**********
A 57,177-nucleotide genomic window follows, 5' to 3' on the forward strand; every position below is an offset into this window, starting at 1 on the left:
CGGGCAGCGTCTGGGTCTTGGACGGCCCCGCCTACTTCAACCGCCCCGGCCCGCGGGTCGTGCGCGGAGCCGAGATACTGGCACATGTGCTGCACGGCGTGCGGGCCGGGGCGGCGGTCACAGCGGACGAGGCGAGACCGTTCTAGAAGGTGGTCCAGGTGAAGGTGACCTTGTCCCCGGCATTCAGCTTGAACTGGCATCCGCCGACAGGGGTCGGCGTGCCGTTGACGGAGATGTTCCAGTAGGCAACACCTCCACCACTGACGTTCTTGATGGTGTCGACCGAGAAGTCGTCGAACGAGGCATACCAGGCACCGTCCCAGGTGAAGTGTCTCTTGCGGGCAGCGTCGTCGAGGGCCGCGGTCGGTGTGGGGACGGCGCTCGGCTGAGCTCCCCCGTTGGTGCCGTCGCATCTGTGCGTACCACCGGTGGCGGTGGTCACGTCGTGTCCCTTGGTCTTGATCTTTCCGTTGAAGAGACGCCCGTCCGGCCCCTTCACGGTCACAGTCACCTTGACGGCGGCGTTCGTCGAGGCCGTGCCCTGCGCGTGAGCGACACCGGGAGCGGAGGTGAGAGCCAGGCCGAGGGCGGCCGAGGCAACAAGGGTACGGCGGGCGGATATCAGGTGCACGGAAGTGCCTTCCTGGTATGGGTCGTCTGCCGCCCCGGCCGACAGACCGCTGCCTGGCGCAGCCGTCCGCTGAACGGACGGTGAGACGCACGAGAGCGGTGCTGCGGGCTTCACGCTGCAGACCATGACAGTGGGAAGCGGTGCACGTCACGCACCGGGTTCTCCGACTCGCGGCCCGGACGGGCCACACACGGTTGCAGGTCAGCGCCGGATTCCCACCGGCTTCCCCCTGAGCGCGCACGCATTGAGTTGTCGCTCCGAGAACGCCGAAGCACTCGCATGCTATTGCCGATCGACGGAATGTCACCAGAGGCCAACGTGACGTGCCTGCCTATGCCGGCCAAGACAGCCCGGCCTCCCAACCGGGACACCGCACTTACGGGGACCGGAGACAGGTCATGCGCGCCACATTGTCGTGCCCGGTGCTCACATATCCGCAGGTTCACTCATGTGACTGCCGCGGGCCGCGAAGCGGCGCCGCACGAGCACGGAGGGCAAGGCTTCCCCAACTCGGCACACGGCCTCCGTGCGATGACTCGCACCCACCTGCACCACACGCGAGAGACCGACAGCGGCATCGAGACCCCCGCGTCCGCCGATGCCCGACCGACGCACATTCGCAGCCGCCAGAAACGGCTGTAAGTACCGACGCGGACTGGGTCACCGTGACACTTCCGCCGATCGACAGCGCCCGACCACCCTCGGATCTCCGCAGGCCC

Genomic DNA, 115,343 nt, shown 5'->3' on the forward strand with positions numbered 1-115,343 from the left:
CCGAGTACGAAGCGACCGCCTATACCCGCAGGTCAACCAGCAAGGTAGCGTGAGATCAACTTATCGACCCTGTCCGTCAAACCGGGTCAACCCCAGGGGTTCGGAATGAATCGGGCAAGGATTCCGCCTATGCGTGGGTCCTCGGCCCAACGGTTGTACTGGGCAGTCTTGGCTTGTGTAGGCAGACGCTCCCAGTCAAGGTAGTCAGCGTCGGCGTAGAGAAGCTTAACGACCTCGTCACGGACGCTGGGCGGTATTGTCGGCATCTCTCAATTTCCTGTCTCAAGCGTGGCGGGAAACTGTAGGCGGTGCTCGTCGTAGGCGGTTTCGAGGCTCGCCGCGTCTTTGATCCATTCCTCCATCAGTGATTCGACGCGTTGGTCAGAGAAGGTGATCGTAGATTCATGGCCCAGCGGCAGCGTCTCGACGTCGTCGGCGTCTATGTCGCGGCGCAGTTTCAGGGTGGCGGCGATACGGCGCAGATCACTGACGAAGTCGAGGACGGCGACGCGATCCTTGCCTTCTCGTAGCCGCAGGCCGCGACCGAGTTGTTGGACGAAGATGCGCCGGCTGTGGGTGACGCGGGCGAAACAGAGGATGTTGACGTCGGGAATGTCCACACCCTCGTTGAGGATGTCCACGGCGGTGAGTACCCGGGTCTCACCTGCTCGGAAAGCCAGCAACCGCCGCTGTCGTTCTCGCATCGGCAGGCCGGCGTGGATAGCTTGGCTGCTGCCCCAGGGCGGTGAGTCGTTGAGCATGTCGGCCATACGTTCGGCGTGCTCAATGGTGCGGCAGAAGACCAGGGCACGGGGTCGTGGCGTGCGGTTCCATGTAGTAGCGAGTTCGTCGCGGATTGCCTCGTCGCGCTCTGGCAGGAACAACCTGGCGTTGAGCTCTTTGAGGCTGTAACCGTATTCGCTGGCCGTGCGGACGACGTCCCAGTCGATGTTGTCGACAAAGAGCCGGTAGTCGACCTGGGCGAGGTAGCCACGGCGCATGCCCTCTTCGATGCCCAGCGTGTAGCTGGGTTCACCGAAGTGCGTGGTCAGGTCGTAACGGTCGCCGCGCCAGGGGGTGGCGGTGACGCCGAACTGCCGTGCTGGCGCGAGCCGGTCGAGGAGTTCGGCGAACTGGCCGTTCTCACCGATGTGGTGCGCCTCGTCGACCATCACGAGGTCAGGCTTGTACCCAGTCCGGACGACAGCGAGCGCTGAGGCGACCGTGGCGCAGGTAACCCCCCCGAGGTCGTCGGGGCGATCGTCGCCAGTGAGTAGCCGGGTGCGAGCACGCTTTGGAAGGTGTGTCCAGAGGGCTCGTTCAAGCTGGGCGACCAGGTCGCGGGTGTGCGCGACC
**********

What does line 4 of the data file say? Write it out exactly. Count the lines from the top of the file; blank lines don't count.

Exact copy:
CCGAGTACGAAGCGACCGCCTATACCCGCAGGTCAACCAGCAAGGTAGCGTGAGATCAACTTATCGACCCTGTCCGTCAAACCGGGTCAACCCCAGGGGTTCGGAATGAATCGGGCAAGGATTCCGCCTATGCGTGGGTCCTCGGCCCAACGGTTGTACTGGGCAGTCTTGGCTTGTGTAGGCAGACGCTCCCAGTCAAGGTAGTCAGCGTCGGCGTAGAGAAGCTTAACGACCTCGTCACGGACGCTGGGCGGTATTGTCGGCATCTCTCAATTTCCTGTCTCAAGCGTGGCGGGAAACTGTAGGCGGTGCTCGTCGTAGGCGGTTTCGAGGCTCGCCGCGTCTTTGATCCATTCCTCCATCAGTGATTCGACGCGTTGGTCAGAGAAGGTGATCGTAGATTCATGGCCCAGCGGCAGCGTCTCGACGTCGTCGGCGTCTATGTCGCGGCGCAGTTTCAGGGTGGCGGCGATACGGCGCAGATCACTGACGAAGTCGAGGACGGCGACGCGATCCTTGCCTTCTCGTAGCCGCAGGCCGCGACCGAGTTGTTGGACGAAGATGCGCCGGCTGTGGGTGACGCGGGCGAAACAGAGGATGTTGACGTCGGGAATGTCCACACCCTCGTTGAGGATGTCCACGGCGGTGAGTACCCGGGTCTCACCTGCTCGGAAAGCCAGCAACCGCCGCTGTCGTTCTCGCATCGGCAGGCCGGCGTGGATAGCTTGGCTGCTGCCCCAGGGCGGTGAGTCGTTGAGCATGTCGGCCATACGTTCGGCGTGCTCAATGGTGCGGCAGAAGACCAGGGCACGGGGTCGTGGCGTGCGGTTCCATGTAGTAGCGAGTTCGTCGCGGATTGCCTCGTCGCGCTCTGGCAGGAACAACCTGGCGTTGAGCTCTTTGAGGCTGTAACCGTATTCGCTGGCCGTGCGGACGACGTCCCAGTCGATGTTGTCGACAAAGAGCCGGTAGTCGACCTGGGCGAGGTAGCCACGGCGCATGCCCTCTTCGATGCCCAGCGTGTAGCTGGGTTCACCGAAGTGCGTGGTCAGGTCGTAACGGTCGCCGCGCCAGGGGGTGGCGGTGACGCCGAACTGCCGTGCTGGCGCGAGCCGGTCGAGGAGTTCGGCGAACTGGCCGTTCTCACCGATGTGGTGCGCCTCGTCGACCATCACGAGGTCAGGCTTGTACCCAGTCCGGACGACAGCGAGCGCTGAGGCGACCGTGGCGCAGGTAACCCCCCCGAGGTCGTCGGGGCGATCGTCGCCAGTGAGTAGCCGGGTGCGAGCACGCTTTGGAAGGTGTGTCCAGAGGGCTCGTTCAAGCTGGGCGACCAGGTCGCGGGTGTGCGCGACC